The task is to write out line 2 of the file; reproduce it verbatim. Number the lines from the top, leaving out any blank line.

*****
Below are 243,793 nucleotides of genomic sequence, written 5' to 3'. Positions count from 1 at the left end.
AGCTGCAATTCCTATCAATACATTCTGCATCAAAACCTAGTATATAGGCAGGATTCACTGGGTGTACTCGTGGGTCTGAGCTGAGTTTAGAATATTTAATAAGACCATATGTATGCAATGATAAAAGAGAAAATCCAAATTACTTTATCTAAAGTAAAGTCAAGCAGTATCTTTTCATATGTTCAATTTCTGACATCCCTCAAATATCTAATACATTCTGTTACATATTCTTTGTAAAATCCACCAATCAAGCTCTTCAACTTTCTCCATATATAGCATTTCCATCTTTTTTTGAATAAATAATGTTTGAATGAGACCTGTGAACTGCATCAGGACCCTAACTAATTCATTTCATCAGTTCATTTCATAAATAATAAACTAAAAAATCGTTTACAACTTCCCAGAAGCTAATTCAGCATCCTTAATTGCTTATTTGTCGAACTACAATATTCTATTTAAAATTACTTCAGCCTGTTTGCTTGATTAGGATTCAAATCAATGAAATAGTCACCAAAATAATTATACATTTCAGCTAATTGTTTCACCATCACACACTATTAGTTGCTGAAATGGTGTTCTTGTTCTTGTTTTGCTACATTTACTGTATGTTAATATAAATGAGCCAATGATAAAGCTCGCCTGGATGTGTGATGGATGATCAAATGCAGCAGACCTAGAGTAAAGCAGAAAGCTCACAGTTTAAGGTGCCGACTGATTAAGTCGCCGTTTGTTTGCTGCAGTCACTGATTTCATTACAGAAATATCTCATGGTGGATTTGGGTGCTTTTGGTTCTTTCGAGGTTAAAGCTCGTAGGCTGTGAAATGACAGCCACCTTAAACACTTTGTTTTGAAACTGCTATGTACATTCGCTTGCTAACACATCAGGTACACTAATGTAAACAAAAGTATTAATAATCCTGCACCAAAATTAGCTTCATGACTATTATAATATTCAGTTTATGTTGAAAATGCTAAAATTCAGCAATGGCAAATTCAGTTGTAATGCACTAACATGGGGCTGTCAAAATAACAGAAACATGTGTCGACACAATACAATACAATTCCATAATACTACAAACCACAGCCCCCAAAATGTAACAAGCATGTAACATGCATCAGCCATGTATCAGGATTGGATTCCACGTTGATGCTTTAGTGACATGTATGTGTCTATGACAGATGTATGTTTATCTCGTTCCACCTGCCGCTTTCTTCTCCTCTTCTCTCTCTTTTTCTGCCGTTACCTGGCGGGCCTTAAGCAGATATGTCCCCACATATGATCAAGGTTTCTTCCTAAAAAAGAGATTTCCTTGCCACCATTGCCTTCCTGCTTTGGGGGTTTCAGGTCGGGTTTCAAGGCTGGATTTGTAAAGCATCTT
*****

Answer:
AGCTGCAATTCCTATCAATACATTCTGCATCAAAACCTAGTATATAGGCAGGATTCACTGGGTGTACTCGTGGGTCTGAGCTGAGTTTAGAATATTTAATAAGACCATATGTATGCAATGATAAAAGAGAAAATCCAAATTACTTTATCTAAAGTAAAGTCAAGCAGTATCTTTTCATATGTTCAATTTCTGACATCCCTCAAATATCTAATACATTCTGTTACATATTCTTTGTAAAATCCACCAATCAAGCTCTTCAACTTTCTCCATATATAGCATTTCCATCTTTTTTTGAATAAATAATGTTTGAATGAGACCTGTGAACTGCATCAGGACCCTAACTAATTCATTTCATCAGTTCATTTCATAAATAATAAACTAAAAAATCGTTTACAACTTCCCAGAAGCTAATTCAGCATCCTTAATTGCTTATTTGTCGAACTACAATATTCTATTTAAAATTACTTCAGCCTGTTTGCTTGATTAGGATTCAAATCAATGAAATAGTCACCAAAATAATTATACATTTCAGCTAATTGTTTCACCATCACACACTATTAGTTGCTGAAATGGTGTTCTTGTTCTTGTTTTGCTACATTTACTGTATGTTAATATAAATGAGCCAATGATAAAGCTCGCCTGGATGTGTGATGGATGATCAAATGCAGCAGACCTAGAGTAAAGCAGAAAGCTCACAGTTTAAGGTGCCGACTGATTAAGTCGCCGTTTGTTTGCTGCAGTCACTGATTTCATTACAGAAATATCTCATGGTGGATTTGGGTGCTTTTGGTTCTTTCGAGGTTAAAGCTCGTAGGCTGTGAAATGACAGCCACCTTAAACACTTTGTTTTGAAACTGCTATGTACATTCGCTTGCTAACACATCAGGTACACTAATGTAAACAAAAGTATTAATAATCCTGCACCAAAATTAGCTTCATGACTATTATAATATTCAGTTTATGTTGAAAATGCTAAAATTCAGCAATGGCAAATTCAGTTGTAATGCACTAACATGGGGCTGTCAAAATAACAGAAACATGTGTCGACACAATACAATACAATTCCATAATACTACAAACCACAGCCCCCAAAATGTAACAAGCATGTAACATGCATCAGCCATGTATCAGGATTGGATTCCACGTTGATGCTTTAGTGACATGTATGTGTCTATGACAGATGTATGTTTATCTCGTTCCACCTGCCGCTTTCTTCTCCTCTTCTCTCTCTTTTTCTGCCGTTACCTGGCGGGCCTTAAGCAGATATGTCCCCACATATGATCAAGGTTTCTTCCTAAAAAAGAGATTTCCTTGCCACCATTGCCTTCCTGCTTTGGGGGTTTCAGGTCGGGTTTCAAGGCTGGATTTGTAAAGCATCTT